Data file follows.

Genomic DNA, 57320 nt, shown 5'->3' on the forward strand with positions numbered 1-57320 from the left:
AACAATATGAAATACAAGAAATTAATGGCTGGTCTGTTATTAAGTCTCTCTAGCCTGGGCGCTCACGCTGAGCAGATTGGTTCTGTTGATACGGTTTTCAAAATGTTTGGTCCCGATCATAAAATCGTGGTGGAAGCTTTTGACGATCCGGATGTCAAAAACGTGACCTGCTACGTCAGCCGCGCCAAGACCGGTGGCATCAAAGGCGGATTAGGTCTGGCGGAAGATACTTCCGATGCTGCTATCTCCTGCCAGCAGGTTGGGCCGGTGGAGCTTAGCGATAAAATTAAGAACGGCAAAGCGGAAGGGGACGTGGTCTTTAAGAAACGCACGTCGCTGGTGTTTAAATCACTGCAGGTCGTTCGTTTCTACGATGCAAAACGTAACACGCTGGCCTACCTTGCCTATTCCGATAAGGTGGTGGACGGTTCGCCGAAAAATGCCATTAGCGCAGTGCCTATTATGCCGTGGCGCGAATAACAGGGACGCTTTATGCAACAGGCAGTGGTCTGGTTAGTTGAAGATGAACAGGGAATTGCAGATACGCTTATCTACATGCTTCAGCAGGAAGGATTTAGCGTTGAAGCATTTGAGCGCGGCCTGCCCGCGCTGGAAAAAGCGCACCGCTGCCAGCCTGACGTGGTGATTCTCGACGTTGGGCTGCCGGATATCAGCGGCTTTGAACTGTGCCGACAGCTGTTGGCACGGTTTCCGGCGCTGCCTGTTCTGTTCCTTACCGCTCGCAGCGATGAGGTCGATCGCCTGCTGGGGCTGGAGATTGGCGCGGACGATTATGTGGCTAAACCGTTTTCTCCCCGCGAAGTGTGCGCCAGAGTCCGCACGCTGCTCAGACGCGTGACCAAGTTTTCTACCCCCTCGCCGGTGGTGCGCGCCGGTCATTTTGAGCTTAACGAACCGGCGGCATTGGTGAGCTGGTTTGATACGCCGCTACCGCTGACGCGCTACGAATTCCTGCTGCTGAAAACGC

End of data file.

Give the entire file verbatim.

Genomic DNA, 57320 nt, shown 5'->3' on the forward strand with positions numbered 1-57320 from the left:
AACAATATGAAATACAAGAAATTAATGGCTGGTCTGTTATTAAGTCTCTCTAGCCTGGGCGCTCACGCTGAGCAGATTGGTTCTGTTGATACGGTTTTCAAAATGTTTGGTCCCGATCATAAAATCGTGGTGGAAGCTTTTGACGATCCGGATGTCAAAAACGTGACCTGCTACGTCAGCCGCGCCAAGACCGGTGGCATCAAAGGCGGATTAGGTCTGGCGGAAGATACTTCCGATGCTGCTATCTCCTGCCAGCAGGTTGGGCCGGTGGAGCTTAGCGATAAAATTAAGAACGGCAAAGCGGAAGGGGACGTGGTCTTTAAGAAACGCACGTCGCTGGTGTTTAAATCACTGCAGGTCGTTCGTTTCTACGATGCAAAACGTAACACGCTGGCCTACCTTGCCTATTCCGATAAGGTGGTGGACGGTTCGCCGAAAAATGCCATTAGCGCAGTGCCTATTATGCCGTGGCGCGAATAACAGGGACGCTTTATGCAACAGGCAGTGGTCTGGTTAGTTGAAGATGAACAGGGAATTGCAGATACGCTTATCTACATGCTTCAGCAGGAAGGATTTAGCGTTGAAGCATTTGAGCGCGGCCTGCCCGCGCTGGAAAAAGCGCACCGCTGCCAGCCTGACGTGGTGATTCTCGACGTTGGGCTGCCGGATATCAGCGGCTTTGAACTGTGCCGACAGCTGTTGGCACGGTTTCCGGCGCTGCCTGTTCTGTTCCTTACCGCTCGCAGCGATGAGGTCGATCGCCTGCTGGGGCTGGAGATTGGCGCGGACGATTATGTGGCTAAACCGTTTTCTCCCCGCGAAGTGTGCGCCAGAGTCCGCACGCTGCTCAGACGCGTGACCAAGTTTTCTACCCCCTCGCCGGTGGTGCGCGCCGGTCATTTTGAGCTTAACGAACCGGCGGCATTGGTGAGCTGGTTTGATACGCCGCTACCGCTGACGCGCTACGAATTCCTGCTGCTGAAAACGC